Data and Research

Smaller Companies Cite Reasons for Not Offering Retirement Plans

In addition, smaller companies that do sponsor a retirement plan for employees cite reasons for not using automatic plan features.

By Lee Barney editors@plansponsor.com | June 26, 2017

Only 53% of small- to mid-sized businesses, those with five to 250 employees, offer a retirement plan, The Pew Charitable Trusts found in a survey.

Ninety-three percent believe their employees would prefer a higher salary or other benefits. Employers are much more likely to offer paid time off (86%) and health care plans (61%) than a retirement plan. In addition, only 45% offer dental or vision insurance and 22% tuition assistance.

Firms are more likely to offer a retirement plan if they are older and larger. The likelihood of a firm offering a retirement plan is either in its first years or as it approaches 75 employees. “This suggests that businesses may need to reach a point of financial stability before taking on responsibility for a retirement benefits program,” Pew says in its report, “Employer Barriers to and Motivations for Offering Retirement Benefits.”

Asked why they offer plans, employers said it is to help employees save for retirement (96%), to attract and retain employees (89%), to improve employee performance (91%), to give tax advantages to employees (77%) and to give tax advantages to managers (58%).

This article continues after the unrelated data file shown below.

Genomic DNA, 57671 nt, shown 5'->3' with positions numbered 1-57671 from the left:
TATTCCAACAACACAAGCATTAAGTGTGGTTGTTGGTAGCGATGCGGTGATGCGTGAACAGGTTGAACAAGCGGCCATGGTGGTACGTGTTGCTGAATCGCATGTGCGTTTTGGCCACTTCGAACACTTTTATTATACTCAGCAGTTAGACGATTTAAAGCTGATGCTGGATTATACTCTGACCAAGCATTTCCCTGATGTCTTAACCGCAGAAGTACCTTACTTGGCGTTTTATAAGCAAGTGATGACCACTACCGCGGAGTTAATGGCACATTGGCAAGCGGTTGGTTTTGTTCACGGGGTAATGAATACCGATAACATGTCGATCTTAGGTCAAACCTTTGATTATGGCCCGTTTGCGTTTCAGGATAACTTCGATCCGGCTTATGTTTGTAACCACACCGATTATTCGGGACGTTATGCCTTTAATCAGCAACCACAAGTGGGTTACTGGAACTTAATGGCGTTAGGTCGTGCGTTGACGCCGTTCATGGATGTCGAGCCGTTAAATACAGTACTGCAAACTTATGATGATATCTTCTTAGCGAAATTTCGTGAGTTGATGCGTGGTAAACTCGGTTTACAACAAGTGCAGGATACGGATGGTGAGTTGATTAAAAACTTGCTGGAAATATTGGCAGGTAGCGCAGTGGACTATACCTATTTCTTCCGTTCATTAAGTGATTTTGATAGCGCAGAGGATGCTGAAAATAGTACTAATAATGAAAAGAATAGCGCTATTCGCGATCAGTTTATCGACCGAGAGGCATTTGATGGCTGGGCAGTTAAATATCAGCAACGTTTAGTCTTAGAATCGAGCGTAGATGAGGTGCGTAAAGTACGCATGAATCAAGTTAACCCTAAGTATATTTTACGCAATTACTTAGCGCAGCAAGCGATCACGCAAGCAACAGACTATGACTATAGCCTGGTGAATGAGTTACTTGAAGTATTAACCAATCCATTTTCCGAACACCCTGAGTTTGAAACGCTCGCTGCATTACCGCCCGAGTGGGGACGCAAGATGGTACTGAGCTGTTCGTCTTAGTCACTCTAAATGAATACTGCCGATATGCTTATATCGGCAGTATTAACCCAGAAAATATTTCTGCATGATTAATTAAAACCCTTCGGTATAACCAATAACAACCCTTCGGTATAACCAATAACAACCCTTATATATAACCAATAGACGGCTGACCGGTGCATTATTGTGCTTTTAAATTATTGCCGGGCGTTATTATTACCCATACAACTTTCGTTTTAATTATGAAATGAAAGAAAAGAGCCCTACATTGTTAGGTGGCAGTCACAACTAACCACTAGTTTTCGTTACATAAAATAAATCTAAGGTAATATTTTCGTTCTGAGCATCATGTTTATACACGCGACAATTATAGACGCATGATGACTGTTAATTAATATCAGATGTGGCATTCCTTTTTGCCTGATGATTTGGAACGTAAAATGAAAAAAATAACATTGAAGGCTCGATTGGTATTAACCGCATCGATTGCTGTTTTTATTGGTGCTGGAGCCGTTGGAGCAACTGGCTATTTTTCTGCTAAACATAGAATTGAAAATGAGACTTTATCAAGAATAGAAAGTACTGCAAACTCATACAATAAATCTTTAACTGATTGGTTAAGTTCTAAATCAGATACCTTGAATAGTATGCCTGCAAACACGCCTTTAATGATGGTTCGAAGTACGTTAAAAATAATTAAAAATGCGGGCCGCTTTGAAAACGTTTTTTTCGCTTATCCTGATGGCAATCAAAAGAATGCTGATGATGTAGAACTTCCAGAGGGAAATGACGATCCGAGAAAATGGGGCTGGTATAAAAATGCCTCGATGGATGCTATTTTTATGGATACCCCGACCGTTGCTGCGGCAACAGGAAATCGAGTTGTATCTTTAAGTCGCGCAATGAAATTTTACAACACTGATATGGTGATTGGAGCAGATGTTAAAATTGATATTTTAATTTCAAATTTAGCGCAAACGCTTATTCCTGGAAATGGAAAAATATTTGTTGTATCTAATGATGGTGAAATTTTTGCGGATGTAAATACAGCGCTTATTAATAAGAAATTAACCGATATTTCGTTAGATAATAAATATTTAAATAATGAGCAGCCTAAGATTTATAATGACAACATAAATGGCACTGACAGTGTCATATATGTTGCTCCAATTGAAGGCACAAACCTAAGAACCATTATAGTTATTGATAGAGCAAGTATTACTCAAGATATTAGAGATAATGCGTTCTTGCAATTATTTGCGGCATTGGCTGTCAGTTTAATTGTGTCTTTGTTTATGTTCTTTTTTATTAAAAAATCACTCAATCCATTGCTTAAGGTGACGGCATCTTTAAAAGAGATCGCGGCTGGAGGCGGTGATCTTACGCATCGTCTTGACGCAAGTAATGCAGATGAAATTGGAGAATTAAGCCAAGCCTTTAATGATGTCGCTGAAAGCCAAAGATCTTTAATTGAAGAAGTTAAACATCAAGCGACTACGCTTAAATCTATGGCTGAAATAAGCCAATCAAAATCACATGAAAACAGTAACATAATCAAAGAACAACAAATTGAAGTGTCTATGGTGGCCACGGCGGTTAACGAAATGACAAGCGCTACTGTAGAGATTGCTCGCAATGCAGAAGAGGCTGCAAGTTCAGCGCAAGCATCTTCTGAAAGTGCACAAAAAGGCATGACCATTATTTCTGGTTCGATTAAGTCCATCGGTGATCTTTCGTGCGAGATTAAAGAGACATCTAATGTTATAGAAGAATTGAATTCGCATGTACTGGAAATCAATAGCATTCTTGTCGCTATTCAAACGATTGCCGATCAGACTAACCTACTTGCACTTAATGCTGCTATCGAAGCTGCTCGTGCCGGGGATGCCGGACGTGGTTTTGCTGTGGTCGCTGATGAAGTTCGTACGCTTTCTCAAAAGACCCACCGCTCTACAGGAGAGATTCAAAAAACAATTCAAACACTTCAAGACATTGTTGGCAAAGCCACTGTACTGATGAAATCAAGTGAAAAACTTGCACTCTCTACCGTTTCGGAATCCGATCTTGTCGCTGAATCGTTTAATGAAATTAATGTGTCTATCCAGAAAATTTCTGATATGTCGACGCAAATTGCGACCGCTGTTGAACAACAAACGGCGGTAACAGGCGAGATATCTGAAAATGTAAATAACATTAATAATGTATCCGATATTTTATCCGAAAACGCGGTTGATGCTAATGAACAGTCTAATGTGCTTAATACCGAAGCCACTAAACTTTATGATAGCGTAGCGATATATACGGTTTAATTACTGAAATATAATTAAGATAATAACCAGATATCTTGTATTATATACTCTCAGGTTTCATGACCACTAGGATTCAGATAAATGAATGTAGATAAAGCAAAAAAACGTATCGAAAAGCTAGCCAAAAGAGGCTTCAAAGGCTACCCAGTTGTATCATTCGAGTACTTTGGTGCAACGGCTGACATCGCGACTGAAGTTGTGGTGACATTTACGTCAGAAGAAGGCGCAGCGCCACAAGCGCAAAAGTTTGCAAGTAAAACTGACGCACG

Most employers offer contributions. However, only 34% automatically enroll participants and only 14% use automatic escalation. Among those that do not automatically enroll participants, 41% said they thought their employees would not like that, and among those that do not automatically escalate deferrals, 40% said the same.

Among industries, professional, production, transportation and material moving companies are more likely to offer a retirement plan than companies in natural resources, construction and maintenance. Pew says that the former set of companies are more likely to have full-time workers.

As to why they do not offer a plan, 37% said because it is too costly and 22% said they do not have the organizational resources to manage a retirement plan. While most employers were at least somewhat familiar with 401(k) plans, far fewer knew about Simplified Employee Pension (SEP) plans, Savings Incentive Match Plan for Employees (SIMPLE) individual retirement accounts (IRAs) or myRAs, which are designed for small firms and individuals, Pew said.

Among the companies that do not have a retirement plan, 67% said that if their business profits rose, they would consider starting a retirement plan. Another 60% pointed to the possibility of an increase in tax credits for companies starting a plan as motivation for them to offer one.

The Pew report can be downloaded here.

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